Chong, Albert K.-F. (2007) Biology and zoology. In: Fryer, John and Mitchell, Harvey and Chandler, Jim H., (eds.) Applications of 3D measurement from images. Whittles Publishing, Dunbeath, Scotland, pp. 210-224. ISBN 1870325699; 9781870325691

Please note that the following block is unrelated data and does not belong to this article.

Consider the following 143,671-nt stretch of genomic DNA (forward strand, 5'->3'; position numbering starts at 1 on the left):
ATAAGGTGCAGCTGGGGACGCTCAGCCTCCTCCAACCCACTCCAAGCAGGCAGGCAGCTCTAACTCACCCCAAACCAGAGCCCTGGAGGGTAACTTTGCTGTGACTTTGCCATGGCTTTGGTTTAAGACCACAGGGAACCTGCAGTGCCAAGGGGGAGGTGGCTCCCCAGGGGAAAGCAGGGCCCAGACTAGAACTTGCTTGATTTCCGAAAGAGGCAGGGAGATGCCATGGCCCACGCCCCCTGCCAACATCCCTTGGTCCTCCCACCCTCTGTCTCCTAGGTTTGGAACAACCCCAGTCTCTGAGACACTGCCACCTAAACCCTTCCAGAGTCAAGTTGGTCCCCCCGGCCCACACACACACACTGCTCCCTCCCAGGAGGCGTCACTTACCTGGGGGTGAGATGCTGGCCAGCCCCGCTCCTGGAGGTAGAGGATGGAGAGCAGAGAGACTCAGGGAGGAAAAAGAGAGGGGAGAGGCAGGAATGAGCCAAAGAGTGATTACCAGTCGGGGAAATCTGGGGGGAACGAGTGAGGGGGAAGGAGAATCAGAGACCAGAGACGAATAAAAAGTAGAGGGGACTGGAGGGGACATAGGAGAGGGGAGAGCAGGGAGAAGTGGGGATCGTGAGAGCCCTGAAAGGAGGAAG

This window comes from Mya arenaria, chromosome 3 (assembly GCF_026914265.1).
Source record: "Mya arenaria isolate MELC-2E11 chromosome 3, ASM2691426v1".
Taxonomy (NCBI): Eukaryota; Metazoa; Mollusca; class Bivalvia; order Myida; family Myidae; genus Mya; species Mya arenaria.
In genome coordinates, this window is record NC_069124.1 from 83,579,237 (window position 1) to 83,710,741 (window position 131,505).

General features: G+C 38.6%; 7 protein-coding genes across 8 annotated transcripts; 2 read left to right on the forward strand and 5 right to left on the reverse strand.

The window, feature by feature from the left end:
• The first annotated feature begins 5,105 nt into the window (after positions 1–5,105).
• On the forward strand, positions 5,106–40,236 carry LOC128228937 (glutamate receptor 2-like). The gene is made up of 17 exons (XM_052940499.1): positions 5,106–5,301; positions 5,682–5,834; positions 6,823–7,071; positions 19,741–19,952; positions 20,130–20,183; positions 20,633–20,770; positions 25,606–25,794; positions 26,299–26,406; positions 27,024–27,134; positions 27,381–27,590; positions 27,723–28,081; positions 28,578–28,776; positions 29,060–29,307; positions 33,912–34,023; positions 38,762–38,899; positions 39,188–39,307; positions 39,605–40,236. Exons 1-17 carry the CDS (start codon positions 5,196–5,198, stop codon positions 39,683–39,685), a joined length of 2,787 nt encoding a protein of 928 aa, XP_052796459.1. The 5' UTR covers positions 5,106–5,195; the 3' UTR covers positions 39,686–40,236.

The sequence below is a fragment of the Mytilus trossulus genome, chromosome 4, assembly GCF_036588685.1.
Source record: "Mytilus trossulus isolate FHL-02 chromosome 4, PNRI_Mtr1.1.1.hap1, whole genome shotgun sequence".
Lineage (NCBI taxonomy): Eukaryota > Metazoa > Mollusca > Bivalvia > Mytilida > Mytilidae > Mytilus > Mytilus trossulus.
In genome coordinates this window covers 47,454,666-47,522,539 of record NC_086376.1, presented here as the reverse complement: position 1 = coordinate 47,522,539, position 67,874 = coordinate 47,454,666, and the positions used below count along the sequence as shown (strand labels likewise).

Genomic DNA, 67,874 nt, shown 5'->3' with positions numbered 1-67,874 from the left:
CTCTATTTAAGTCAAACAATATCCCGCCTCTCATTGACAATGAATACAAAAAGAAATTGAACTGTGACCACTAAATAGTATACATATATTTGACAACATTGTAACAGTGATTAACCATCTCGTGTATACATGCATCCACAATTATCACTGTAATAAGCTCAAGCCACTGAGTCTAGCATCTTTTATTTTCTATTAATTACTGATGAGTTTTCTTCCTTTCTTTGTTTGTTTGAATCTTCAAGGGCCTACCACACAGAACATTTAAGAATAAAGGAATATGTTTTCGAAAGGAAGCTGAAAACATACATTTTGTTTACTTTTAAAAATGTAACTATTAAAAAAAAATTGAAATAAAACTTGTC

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Photographs have been used to obtain linear measurement of biological and zoological subjects since the invention of photographic emulsion and the pin-hole camera. However, fullscale research on the use of stereo-photographs and the stereoscopic plotter began around the 1960s (Boyce, 1964). Recently, applications of photogrammetry in biology and zoology have increased notably following the introduction of digital imaging and digital stereo-workstations. Digital stereo-workstations provide flexibility in the use of different imaging sensors. For example, normal and near-infrared (NIR) photography taken with different focal length (principal distance) cameras, and displaying different textures and colours may be viewed together stereoscopically. Improved sensor technology allows flexibility of lighting requirements. Consequently, it is straightforward to capture high-precision NIR images of nocturnal animals in total darkness. Improved photogrammetric software also allows the modelling of refraction of two-media and underwater applications
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